Gidleigh Park and the wider sense of ‘Terroir’

Alistair Scott endures excellence at Gidleigh Park Manor in the middle of rural Dartmoor, but wonders if international standards are always the right yardstick in the hospitality industry.

Dartmoor has a schizophrenic history. A patch of stunning moorland perched in the bottom left-hand corner of England with little topsoil, for many years it was a gulag for tin miners, prisoners of war, masochistic farmers and stubborn ponies.

Over recent years, as industry and agriculture declined, the villages have been taken over by tea-shops and barn conversions and for many months of the year, your tourist is the staple crop.

In the middle of the moor lies Gidleigh Park, a lovely hotel with a famed chef and impeccable service where a tasting menu over a long lunch on a hot sunny day was truly impressive. And yet…and yet…

Gidleigh Park lawns and gardens lead to a well-set up Tudorbethan style manor house.

Gidleigh Park lies some way from civilisation at the end of a typical winding track – drivers on Dartmoor need to be confident users of the reverse gear as livestock or tractors often block the lanes. The smooth lawns and gardens lead to a well-set up Tudorbethan style manor house.

Unlike many upmarket eateries around the country, where heritage houses have been turned into a “country house hotel experience”, this house was built about a hundred years ago by an Australian sheep farmer seeking respectability. (With an Australian wife, I can say these things). The setting is pretty ancient though, with mossy walls, ancient chapels and in-bred locals aplenty.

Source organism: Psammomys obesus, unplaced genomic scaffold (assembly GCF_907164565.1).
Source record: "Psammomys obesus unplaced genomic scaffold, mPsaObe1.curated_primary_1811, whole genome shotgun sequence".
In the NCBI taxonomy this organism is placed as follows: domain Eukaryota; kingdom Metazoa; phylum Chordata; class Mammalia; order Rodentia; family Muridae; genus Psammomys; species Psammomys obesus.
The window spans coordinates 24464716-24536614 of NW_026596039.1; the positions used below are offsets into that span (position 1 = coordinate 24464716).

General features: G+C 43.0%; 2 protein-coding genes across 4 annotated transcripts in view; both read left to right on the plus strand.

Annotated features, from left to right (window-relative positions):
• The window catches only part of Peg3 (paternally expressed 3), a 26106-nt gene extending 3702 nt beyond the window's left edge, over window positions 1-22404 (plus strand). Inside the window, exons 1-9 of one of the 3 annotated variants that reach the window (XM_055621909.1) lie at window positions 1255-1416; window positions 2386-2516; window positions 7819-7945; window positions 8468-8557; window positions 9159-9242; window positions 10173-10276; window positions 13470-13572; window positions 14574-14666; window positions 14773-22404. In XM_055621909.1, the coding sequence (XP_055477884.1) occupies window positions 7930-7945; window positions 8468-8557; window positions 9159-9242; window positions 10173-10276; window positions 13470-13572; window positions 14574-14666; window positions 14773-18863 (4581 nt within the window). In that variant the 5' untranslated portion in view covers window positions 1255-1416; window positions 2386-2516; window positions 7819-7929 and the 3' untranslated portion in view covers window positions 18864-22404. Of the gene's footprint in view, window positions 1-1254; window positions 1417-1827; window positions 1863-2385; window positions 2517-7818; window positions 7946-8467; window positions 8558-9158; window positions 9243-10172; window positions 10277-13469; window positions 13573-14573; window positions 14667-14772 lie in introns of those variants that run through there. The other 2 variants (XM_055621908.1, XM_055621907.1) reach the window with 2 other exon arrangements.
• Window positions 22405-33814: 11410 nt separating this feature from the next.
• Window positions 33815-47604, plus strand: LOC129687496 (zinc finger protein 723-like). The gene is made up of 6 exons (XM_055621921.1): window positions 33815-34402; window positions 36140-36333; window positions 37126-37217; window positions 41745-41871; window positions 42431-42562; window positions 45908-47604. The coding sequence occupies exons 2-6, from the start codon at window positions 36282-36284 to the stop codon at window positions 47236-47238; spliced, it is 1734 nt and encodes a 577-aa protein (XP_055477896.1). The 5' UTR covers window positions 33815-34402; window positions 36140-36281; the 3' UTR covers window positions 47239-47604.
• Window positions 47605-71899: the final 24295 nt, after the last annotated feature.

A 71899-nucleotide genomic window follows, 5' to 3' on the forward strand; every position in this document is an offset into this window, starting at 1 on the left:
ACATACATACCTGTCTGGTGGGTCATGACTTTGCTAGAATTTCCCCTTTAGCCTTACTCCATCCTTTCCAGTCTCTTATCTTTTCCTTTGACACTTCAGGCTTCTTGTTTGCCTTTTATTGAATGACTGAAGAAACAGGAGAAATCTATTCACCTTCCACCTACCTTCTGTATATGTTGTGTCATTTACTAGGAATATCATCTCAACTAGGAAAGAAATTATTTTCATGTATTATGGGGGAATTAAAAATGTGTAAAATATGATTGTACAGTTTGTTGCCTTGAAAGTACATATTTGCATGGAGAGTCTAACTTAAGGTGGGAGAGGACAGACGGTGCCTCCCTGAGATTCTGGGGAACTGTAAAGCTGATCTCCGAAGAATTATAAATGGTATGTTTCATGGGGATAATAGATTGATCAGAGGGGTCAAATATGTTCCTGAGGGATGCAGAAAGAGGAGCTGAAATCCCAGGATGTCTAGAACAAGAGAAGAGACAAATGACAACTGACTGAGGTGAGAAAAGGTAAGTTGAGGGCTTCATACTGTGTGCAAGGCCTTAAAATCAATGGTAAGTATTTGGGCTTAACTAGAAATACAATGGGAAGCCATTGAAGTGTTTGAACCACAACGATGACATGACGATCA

A long terrace looking down across waterfall, lawns and shrubbery is an excellent place for a warm-up (or wind-down) before the meal and the staff, many of whom are from continental Europe, are alert, friendly and efficient with menus and drinks swiftly in place. They happily helped our over-sized dog into a very comfortable kennel – it was not their fault she eventually got lonely and delivered her own rendition of the Hound of the Baskervilles (the novel based not far from here).

Local salt cod with crab, chorizo and samphire

A couple of delicious amuse-bouche – peas and broad bean puree with parmesan flake and a salt cod in chorizo sauce nibble – kept us happy while we went through the menus. Any hopes that my wife would choose the cheaper set menu were dashed once she saw that the Signature Tasting Menu was also available at lunchtime. So the assault on the wallet began.

The meal itself was served in fairly formal wood-panelled dining rooms facing out over the gardens – the rooms are not large, perhaps 4-5 tables in each, so nicely intimate, which I suspect is useful when the weather turns bleak.

The clientele for this August weekday lunch session included a couple of informal business lunch groups, an 18 year birthday celebration and assorted couples. One guest apparently arrived by helicopter, but surely no-one’s penis is that small?

Home made breads – sun-dried tomato and olive and something with honey – kept the kids quiet for several minutes. The flavours of the early courses – salad of lobster with citrus notes and curry and lovely foie gras terrine – were particularly delicate with home-grown herbs adding nice grace notes to each dish. The children’s starter was richer fare – goats cheese terrine with beetroot jelly – and perhaps my jaded palate marginally preferred these fuller flavours.

Well hung beef with delicious melting smokey bone marrow

Later courses, and they were many, were more robust. Local salt cod with crab, chorizo and samphire (a crunchy asparagus-like sea vegetable) was zippy and the duckling with cabbage, garlic and spices was all rich dark flavours. A nice piece of well hung beef with delicious melting smokey bone marrow closed the main courses on the tasting menu.